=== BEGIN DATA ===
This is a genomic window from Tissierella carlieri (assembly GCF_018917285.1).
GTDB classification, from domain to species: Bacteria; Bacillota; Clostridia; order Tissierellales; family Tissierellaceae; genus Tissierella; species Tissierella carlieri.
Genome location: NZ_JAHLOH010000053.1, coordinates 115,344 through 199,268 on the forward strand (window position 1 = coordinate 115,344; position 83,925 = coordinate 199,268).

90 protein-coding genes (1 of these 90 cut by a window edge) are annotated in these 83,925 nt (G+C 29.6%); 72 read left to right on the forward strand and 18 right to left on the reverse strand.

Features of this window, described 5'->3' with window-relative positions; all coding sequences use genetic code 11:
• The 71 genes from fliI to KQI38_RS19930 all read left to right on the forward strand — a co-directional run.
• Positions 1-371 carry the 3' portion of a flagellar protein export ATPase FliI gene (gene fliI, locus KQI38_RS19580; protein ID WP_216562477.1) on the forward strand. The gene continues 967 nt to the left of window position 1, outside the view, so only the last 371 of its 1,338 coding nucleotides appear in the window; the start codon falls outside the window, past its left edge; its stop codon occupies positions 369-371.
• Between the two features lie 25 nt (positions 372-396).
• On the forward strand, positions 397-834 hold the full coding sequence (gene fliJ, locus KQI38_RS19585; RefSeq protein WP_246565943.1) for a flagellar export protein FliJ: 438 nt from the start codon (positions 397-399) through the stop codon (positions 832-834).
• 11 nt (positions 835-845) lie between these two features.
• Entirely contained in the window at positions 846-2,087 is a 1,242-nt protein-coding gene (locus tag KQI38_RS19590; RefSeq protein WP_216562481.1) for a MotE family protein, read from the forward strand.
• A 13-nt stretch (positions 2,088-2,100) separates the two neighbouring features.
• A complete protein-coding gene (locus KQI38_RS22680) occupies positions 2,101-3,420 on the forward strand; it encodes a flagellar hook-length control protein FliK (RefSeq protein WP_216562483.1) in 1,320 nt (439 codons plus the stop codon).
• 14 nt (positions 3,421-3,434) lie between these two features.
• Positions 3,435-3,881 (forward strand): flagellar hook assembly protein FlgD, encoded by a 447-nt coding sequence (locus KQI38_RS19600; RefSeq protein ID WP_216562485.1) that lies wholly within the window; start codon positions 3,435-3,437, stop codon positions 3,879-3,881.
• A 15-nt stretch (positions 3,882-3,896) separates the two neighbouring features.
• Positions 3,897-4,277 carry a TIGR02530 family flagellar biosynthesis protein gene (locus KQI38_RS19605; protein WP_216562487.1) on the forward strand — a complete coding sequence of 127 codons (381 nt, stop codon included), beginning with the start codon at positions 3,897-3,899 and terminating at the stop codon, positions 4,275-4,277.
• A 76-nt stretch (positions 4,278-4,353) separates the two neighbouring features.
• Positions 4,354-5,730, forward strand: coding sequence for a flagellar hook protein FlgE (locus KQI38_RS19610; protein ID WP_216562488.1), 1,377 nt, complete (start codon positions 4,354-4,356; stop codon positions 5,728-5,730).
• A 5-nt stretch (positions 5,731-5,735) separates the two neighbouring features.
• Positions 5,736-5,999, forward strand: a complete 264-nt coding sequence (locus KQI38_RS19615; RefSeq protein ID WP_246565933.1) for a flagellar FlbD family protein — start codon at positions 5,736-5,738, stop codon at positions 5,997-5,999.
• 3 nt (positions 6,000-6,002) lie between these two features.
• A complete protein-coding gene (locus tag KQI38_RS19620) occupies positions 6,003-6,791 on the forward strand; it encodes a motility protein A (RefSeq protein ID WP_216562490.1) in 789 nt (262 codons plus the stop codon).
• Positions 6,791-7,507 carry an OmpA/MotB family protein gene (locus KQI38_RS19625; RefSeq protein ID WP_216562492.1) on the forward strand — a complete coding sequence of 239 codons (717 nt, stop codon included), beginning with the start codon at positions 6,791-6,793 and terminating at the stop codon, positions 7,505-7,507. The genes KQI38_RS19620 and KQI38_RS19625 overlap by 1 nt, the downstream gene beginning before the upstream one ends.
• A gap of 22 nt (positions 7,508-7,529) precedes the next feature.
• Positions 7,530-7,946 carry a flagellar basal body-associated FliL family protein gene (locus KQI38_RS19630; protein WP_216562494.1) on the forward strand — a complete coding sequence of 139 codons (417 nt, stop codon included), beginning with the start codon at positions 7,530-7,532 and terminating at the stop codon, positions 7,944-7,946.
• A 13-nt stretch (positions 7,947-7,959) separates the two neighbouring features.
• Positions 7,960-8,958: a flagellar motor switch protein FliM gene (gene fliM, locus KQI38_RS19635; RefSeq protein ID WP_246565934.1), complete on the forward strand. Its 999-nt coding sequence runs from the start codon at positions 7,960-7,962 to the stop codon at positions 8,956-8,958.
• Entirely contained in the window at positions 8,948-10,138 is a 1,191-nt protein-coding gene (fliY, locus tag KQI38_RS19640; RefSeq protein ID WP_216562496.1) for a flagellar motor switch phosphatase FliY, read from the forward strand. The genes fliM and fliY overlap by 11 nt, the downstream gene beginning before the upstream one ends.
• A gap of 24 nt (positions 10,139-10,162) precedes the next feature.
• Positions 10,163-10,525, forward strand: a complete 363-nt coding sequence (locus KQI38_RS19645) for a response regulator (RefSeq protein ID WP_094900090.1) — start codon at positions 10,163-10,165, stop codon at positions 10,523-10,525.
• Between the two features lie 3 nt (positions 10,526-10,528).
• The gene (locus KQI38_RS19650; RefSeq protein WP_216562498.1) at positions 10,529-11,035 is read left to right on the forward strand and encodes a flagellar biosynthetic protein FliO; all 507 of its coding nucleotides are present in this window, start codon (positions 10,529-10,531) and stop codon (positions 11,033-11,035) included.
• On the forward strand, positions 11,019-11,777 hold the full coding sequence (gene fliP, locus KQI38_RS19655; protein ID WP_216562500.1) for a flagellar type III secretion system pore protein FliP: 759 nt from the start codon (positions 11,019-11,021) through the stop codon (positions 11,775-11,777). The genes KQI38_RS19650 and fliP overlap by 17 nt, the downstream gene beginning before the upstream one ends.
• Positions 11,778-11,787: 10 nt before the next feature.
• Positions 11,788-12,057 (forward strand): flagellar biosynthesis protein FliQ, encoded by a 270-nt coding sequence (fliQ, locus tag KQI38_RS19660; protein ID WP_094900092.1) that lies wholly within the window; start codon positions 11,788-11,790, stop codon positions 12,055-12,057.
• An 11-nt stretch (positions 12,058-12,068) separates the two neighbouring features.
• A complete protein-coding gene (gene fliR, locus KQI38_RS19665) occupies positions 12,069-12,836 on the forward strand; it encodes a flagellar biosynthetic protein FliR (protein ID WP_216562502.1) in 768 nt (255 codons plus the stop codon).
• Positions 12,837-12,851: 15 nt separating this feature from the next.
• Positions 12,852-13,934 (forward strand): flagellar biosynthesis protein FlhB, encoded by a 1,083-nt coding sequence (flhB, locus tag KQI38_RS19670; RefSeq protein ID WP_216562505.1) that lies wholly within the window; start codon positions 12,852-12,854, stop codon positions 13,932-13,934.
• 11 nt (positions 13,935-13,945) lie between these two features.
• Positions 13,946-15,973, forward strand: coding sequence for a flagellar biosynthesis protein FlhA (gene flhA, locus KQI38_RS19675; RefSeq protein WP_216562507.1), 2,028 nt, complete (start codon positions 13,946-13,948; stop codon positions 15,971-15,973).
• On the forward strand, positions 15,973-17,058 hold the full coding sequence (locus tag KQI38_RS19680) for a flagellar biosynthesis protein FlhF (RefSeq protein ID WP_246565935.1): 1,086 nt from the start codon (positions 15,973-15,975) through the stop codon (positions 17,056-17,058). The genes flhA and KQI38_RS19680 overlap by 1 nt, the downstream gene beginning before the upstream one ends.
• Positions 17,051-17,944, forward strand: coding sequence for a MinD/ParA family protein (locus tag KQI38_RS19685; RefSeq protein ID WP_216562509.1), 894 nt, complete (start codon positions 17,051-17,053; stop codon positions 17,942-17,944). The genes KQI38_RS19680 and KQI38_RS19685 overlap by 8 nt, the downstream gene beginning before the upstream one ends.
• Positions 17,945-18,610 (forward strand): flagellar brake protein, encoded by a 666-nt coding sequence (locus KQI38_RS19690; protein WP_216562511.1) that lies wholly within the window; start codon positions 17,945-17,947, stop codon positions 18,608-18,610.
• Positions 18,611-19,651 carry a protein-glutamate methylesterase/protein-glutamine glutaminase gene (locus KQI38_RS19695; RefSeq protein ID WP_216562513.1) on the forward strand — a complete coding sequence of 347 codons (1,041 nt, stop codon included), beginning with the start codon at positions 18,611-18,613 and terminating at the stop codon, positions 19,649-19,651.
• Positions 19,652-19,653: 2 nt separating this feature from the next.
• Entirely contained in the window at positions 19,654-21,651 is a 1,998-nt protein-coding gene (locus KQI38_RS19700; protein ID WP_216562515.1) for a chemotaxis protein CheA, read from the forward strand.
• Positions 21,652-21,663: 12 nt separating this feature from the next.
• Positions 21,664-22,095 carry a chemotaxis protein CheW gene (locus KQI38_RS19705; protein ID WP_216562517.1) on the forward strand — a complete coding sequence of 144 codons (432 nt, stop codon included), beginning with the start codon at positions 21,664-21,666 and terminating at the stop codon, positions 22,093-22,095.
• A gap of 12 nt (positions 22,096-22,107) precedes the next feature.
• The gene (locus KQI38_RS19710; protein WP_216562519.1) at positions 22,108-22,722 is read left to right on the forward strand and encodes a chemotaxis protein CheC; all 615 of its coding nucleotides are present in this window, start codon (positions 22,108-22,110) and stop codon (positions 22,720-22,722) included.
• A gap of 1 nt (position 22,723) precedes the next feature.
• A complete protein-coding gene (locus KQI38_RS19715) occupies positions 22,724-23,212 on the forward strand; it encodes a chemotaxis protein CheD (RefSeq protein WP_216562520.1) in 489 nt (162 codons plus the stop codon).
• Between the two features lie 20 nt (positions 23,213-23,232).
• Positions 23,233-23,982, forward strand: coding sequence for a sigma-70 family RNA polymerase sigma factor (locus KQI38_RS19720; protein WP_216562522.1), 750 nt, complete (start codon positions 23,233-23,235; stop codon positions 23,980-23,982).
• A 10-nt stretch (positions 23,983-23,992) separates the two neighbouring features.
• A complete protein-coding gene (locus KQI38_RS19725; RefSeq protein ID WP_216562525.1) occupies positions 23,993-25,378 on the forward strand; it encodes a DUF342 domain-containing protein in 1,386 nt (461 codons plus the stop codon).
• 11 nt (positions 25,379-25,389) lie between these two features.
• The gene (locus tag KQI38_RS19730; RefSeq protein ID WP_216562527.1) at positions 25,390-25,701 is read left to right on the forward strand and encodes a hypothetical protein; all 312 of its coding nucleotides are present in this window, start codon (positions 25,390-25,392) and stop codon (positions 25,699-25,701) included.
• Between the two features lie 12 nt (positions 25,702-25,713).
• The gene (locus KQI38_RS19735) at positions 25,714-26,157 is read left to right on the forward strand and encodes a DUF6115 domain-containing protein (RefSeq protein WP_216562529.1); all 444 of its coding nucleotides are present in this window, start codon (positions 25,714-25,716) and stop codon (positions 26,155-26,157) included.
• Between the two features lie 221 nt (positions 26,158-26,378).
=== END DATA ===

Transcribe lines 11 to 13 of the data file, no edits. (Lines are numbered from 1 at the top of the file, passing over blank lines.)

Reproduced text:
• Entirely contained in the window at positions 846-2,087 is a 1,242-nt protein-coding gene (locus tag KQI38_RS19590; RefSeq protein WP_216562481.1) for a MotE family protein, read from the forward strand.
• A 13-nt stretch (positions 2,088-2,100) separates the two neighbouring features.
• A complete protein-coding gene (locus KQI38_RS22680) occupies positions 2,101-3,420 on the forward strand; it encodes a flagellar hook-length control protein FliK (RefSeq protein WP_216562483.1) in 1,320 nt (439 codons plus the stop codon).